“Tunnel of Cloistered Refuge” by Dan Masterson

~after Anselm Kiefer‘s painting, “Sulamith,” 1983~

“Once again, reports have surfaced of a holy woman sequestered in the city’s subterranean world of storm drains and tunnels. The location of her heavily guarded sanctum, a haven for hundreds of homeless, is unknown to authorities, who debunk her existence.” –The Underground Weekly, 1999

Mother Shulamite, her ashen hair in shroud,
Dismisses the threats, but those she tends
Make sure she’s never alone. They are
The throwaways found in alleys, bent
Against crack-vents & curled atop gratings:
The Croakers, the Grunts, the Crattles,
Geezers & Floppers, dozens of Loogans,

Bawdies & Scavengers tucked in with
Tipplers & Hooligans, Snarlers & Bumpers,
A flail of a Rager here, a Defrockee there,
A Prophet who once straddled the curbs for
Bands of minstrels stomping their muddy time
For the only Elegante tapping his wooden way
On a dog-headed cane. All finding themselves

Here thanks to her main runners led by Yves
& Catherine & Fournet who brought them to this
Baggage tunnel long dead beneath Park & 72nd.
Brought here for their greatest comfort,
Bundled up for safekeeping far below blizzards
Overhead, together in awe of the woman who
Raises her hands in a hint of blessing,

Enthroned in a lanterned perch of steel fencing
Strung flush with sponge-rubber slabs,
The high-back Cathedra, its armrest removed
To make way for bench slats & struts & hinged
Relies cut into blocks & screwed to stump-wood
To receive & support her sprawling weight beneath
Layers of burlap robes gathered & draped & sewn

To enhance the dignity she wears as lithely
As a princess at a garden party, but the only
Gardens here grow limestone rosettes arranged
By seepage bubbling up along the jagged curves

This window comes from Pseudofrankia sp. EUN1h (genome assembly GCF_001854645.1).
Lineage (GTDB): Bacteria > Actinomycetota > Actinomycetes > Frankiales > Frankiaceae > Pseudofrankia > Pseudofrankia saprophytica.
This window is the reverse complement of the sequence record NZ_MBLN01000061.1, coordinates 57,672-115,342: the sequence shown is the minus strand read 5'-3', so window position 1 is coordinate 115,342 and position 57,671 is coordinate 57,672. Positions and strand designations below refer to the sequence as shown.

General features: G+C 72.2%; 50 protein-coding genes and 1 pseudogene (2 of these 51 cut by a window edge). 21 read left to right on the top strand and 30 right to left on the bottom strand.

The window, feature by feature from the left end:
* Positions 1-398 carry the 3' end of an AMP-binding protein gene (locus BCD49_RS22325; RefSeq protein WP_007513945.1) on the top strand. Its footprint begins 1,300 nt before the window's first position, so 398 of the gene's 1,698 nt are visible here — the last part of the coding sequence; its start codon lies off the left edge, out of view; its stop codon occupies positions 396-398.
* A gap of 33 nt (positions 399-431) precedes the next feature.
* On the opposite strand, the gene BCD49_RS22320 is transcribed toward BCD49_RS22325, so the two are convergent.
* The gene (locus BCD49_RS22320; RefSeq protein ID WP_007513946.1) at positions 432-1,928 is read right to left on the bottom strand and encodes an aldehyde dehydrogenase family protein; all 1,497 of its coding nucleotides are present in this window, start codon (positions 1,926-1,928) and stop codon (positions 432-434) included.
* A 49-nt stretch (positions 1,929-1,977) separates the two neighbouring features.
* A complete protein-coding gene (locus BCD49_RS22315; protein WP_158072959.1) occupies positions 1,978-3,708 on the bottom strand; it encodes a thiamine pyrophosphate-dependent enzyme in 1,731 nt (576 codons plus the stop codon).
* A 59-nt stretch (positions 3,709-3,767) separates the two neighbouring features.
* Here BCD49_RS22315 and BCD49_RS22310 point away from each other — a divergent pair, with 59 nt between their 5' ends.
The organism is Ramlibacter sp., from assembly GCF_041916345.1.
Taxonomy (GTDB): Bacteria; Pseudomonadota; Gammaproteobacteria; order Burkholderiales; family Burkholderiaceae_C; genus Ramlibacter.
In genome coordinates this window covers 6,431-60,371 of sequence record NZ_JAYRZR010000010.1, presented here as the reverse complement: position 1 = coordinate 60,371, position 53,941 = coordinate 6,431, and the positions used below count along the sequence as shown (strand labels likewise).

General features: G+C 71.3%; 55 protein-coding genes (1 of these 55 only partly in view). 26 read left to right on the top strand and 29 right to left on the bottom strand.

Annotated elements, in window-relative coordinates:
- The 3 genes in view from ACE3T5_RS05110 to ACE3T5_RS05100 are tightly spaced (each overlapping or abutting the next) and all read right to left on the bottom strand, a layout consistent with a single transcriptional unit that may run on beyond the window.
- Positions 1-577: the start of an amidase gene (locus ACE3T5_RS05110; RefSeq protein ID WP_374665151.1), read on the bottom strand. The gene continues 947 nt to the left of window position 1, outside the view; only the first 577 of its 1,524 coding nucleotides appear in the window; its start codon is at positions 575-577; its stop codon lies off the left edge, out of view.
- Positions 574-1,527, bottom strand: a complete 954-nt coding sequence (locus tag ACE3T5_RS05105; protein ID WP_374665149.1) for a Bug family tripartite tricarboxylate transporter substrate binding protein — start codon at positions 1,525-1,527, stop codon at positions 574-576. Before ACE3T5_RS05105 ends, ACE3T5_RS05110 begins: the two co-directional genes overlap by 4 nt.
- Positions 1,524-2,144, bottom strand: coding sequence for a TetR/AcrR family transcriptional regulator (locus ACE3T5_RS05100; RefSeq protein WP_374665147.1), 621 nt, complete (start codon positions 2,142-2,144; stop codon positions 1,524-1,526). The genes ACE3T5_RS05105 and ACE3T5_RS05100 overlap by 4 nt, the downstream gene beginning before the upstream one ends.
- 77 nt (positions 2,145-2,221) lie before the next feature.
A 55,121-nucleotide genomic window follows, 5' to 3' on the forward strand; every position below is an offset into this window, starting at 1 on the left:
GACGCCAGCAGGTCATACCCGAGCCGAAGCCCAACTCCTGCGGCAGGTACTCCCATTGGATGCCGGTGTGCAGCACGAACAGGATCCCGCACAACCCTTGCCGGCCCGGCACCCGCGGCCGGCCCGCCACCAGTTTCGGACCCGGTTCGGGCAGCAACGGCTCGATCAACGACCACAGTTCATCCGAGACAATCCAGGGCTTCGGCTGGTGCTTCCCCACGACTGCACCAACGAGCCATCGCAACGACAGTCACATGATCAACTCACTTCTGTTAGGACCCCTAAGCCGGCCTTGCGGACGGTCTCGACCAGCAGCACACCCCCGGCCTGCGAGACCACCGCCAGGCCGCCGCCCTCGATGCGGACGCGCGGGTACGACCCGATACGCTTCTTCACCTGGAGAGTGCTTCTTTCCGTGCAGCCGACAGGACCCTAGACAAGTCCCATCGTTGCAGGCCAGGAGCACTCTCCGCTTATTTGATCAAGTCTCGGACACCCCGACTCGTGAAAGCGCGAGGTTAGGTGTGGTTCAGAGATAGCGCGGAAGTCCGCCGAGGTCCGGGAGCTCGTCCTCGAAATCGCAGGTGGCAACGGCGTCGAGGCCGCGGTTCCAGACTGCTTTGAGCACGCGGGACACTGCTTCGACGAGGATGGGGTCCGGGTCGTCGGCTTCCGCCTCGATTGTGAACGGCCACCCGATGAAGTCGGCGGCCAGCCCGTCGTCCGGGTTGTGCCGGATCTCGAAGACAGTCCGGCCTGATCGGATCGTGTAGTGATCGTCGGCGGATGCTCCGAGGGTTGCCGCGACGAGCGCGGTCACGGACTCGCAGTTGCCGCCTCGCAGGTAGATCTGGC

Of decaying walls enclosing the shallow platform
Where she sits over damp ground kept warm by
The steam pipes that do their hissing only inches

Away, while she intones her prayers of her waking
Hours for those in her care, fondling the rubbed
& knobby beads she reveres, carved from knuckles
Of nuns long dead in the Convent of Lost Emilia.
This evening she has the company of those most
In need, who watch as she watches over them,
Her lips forming the prayers they feel healing

Their sores, bringing them back from the frigid
Gutters of their dreams. Thirty in all, laid out
Before her, the canvas slings of their pallets
Propped above the wet floor, layered with plastic
Sheets wrapped with newspaper batting: a warmth
Unknown on the streets overhead. She rises &
Descends the ramp to the suffering, allowing

The beads of her rosary to drift across each body,
Her own hands emitting light as soft & blue
As that seen in a child’s eye, leaving a halo
Hovering in place above the brow of those touched,
A sound like muted litany flowing from their throats
In praise of the woman moving about them, her
Fingers magnified to splendor, knuckles inexplicably
Flayed, sculpting themselves into rosary beads left
Unstrung, the gasp of prayers as quiet & holy as bone.

 

Dan Masterson, professor and poet,  was elected to membership in Pen International in 1986. He is a recipient of two Pushcart Prizes and the Bullis, Borestone, and Fels awards. His fifth volume is nearing completion. The Dan Masterson Papers are housed at Syracuse University.

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